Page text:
Hanging purple orchids and the perfumes of plumeria, moonflower and jade vine surround you.

Click Photo for Video Tour Of
The Hilton Hawaiian Village
In Waikiki

Parrots, red and blue macaws, exotic ducks, flamingos, swans (both black and white), crested cranes, and tropical penguins add their calls of greeting.

There is only one place this magical and you are here: the Hilton Hawaiian Village Beach Resort & Spa on Waikiki Beach, the ageless heart of Hawaii.

Everything you could possibly want is here. World-class restaurants, exotic shopping, pearlescent beaches, and a variety of entertainments in a tropical setting.

The hotel check-in area (you could hardly call it a lobby) is "outside." Soft breezes flow along with your view past the desk to palms, 10,000 square-foot Super Pool and lush island greenery. We are heralded with the famous "aloha spirit": an honest smile and warm Hawaiian greeting.

The Kalia Tower, the
Pacific Ocean and the
Hilton Lagoon are framed by
the Ali`i Tower
& the Lagoon Tower.

Our room is on the 27th floor of the new Kalia Tower, considered the business executive tower and the only one with a concierge. Our balcony opens to a wide expanse. Between the Ali`i Tower on the left and the Rainbow Tower on the right lies a tropical movie-set vision of the Village's Super Pool and the wide expanse of beach and Pacific Ocean beyond. Below, the entire roof of one low building looks like a traditional Hawaiian quilt pattern.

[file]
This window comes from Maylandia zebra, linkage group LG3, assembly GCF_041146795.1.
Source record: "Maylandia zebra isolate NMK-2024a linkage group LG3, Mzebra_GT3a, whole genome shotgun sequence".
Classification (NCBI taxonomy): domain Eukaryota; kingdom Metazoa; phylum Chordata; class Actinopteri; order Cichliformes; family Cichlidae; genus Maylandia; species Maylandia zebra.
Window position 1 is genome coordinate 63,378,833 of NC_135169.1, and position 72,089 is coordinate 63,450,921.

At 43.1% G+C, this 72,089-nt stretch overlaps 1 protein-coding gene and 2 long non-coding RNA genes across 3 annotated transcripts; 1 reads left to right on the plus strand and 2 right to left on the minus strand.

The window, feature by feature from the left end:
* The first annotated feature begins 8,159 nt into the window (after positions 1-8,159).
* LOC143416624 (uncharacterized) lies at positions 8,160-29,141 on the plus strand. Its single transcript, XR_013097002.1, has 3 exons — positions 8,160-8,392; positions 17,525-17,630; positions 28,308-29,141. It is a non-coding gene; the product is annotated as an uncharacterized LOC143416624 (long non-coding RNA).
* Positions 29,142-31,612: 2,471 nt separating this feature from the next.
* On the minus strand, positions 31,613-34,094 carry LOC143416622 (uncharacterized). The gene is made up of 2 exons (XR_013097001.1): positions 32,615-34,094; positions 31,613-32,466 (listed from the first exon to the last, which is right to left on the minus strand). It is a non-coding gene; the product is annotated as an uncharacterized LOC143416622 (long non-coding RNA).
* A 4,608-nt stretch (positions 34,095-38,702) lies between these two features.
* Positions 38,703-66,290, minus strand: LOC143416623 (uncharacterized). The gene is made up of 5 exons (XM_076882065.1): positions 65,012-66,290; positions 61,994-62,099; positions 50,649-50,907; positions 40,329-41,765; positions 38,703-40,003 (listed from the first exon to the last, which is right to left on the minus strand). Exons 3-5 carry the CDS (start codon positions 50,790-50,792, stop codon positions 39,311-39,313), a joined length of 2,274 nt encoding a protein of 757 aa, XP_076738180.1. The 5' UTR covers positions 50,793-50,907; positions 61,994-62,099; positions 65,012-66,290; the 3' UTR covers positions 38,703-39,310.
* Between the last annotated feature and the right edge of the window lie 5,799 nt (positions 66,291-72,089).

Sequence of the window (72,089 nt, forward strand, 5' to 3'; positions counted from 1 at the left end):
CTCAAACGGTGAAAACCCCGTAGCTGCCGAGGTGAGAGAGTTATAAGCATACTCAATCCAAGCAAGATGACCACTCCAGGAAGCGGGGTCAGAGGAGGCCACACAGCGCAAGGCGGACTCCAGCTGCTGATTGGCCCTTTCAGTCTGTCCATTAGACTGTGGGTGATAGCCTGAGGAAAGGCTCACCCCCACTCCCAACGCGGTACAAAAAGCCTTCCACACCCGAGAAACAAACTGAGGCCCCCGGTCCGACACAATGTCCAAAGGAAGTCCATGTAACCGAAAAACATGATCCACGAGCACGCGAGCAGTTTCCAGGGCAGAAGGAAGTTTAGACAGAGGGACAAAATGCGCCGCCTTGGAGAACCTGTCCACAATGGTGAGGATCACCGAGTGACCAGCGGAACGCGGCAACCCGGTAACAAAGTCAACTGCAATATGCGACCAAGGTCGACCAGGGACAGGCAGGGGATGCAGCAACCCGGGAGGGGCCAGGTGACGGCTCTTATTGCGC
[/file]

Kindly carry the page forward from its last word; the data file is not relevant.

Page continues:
Each tower has a different price range and theme. Paula Abdul and The Lakers have stayed in the Ali`i Tower. Elvis stayed there when it was called the Ocean Tower and threw 45s vinyls off the balcony to quiet the screaming women on the beach. The sides of the Rainbow Tower are the largest murals in the world: each rainbow mosaic contains more than 8,000 hand-painted and baked ceramic tiles. This is a commanding work of art that you can see from your plane as you fly in and out of Honolulu. Hawaiian legend holds that a rainbow is the path a god uses to come to earth, and more rainbows occur in Hawaii than anywhere else in the world. An appropriate theme for this amazing tile art.

Tiki images of the gods guard
the entrance to the Tapa Tower.

Up to 7,000 guests can be accommodated at the Hilton Hawaiian Village at any one time, but the Village is designed in such a way that you always feel cozy and never rushed. The towers are spaced among ponds, pools, lagoons, and yellow-flowered hau trees, and every room has a spectacular view.